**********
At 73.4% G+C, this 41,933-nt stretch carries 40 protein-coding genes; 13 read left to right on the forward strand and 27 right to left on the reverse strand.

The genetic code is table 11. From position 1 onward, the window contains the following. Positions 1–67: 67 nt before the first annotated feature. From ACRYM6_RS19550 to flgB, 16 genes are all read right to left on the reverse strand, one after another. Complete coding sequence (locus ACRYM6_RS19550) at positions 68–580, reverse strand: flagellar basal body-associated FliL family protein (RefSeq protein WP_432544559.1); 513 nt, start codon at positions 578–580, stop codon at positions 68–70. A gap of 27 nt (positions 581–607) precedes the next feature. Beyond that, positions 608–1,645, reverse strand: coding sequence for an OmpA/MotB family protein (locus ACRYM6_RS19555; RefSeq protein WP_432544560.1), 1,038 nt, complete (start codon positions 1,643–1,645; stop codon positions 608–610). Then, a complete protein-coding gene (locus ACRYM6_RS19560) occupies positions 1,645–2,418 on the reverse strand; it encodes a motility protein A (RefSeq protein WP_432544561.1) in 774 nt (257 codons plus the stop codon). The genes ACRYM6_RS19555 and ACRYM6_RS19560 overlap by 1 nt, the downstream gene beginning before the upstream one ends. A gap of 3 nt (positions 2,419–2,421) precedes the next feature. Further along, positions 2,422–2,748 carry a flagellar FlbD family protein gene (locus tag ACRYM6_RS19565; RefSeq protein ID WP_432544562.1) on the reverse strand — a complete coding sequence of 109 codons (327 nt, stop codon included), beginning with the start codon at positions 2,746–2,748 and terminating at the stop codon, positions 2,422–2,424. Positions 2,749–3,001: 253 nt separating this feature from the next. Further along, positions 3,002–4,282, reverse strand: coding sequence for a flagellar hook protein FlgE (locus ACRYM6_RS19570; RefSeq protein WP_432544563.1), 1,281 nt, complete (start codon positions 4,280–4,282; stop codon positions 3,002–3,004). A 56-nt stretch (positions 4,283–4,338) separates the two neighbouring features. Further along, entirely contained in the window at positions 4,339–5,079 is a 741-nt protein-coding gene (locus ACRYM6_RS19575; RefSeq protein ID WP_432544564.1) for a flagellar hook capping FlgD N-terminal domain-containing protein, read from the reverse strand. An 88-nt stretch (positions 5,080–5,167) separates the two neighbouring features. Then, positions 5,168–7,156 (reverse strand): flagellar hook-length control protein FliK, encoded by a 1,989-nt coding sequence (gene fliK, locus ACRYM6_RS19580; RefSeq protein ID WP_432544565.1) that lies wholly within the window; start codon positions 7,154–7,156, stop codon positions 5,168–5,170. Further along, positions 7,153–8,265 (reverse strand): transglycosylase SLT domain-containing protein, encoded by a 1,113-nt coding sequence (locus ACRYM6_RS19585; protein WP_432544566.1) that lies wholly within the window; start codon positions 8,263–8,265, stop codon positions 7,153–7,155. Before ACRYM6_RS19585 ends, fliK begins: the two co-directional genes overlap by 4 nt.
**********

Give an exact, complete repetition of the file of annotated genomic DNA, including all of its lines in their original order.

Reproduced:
At 73.4% G+C, this 41,933-nt stretch carries 40 protein-coding genes; 13 read left to right on the forward strand and 27 right to left on the reverse strand.

The genetic code is table 11. From position 1 onward, the window contains the following. Positions 1–67: 67 nt before the first annotated feature. From ACRYM6_RS19550 to flgB, 16 genes are all read right to left on the reverse strand, one after another. Complete coding sequence (locus ACRYM6_RS19550) at positions 68–580, reverse strand: flagellar basal body-associated FliL family protein (RefSeq protein WP_432544559.1); 513 nt, start codon at positions 578–580, stop codon at positions 68–70. A gap of 27 nt (positions 581–607) precedes the next feature. Beyond that, positions 608–1,645, reverse strand: coding sequence for an OmpA/MotB family protein (locus ACRYM6_RS19555; RefSeq protein WP_432544560.1), 1,038 nt, complete (start codon positions 1,643–1,645; stop codon positions 608–610). Then, a complete protein-coding gene (locus ACRYM6_RS19560) occupies positions 1,645–2,418 on the reverse strand; it encodes a motility protein A (RefSeq protein WP_432544561.1) in 774 nt (257 codons plus the stop codon). The genes ACRYM6_RS19555 and ACRYM6_RS19560 overlap by 1 nt, the downstream gene beginning before the upstream one ends. A gap of 3 nt (positions 2,419–2,421) precedes the next feature. Further along, positions 2,422–2,748 carry a flagellar FlbD family protein gene (locus tag ACRYM6_RS19565; RefSeq protein ID WP_432544562.1) on the reverse strand — a complete coding sequence of 109 codons (327 nt, stop codon included), beginning with the start codon at positions 2,746–2,748 and terminating at the stop codon, positions 2,422–2,424. Positions 2,749–3,001: 253 nt separating this feature from the next. Further along, positions 3,002–4,282, reverse strand: coding sequence for a flagellar hook protein FlgE (locus ACRYM6_RS19570; RefSeq protein WP_432544563.1), 1,281 nt, complete (start codon positions 4,280–4,282; stop codon positions 3,002–3,004). A 56-nt stretch (positions 4,283–4,338) separates the two neighbouring features. Further along, entirely contained in the window at positions 4,339–5,079 is a 741-nt protein-coding gene (locus ACRYM6_RS19575; RefSeq protein ID WP_432544564.1) for a flagellar hook capping FlgD N-terminal domain-containing protein, read from the reverse strand. An 88-nt stretch (positions 5,080–5,167) separates the two neighbouring features. Then, positions 5,168–7,156 (reverse strand): flagellar hook-length control protein FliK, encoded by a 1,989-nt coding sequence (gene fliK, locus ACRYM6_RS19580; RefSeq protein ID WP_432544565.1) that lies wholly within the window; start codon positions 7,154–7,156, stop codon positions 5,168–5,170. Further along, positions 7,153–8,265 (reverse strand): transglycosylase SLT domain-containing protein, encoded by a 1,113-nt coding sequence (locus ACRYM6_RS19585; protein WP_432544566.1) that lies wholly within the window; start codon positions 8,263–8,265, stop codon positions 7,153–7,155. Before ACRYM6_RS19585 ends, fliK begins: the two co-directional genes overlap by 4 nt.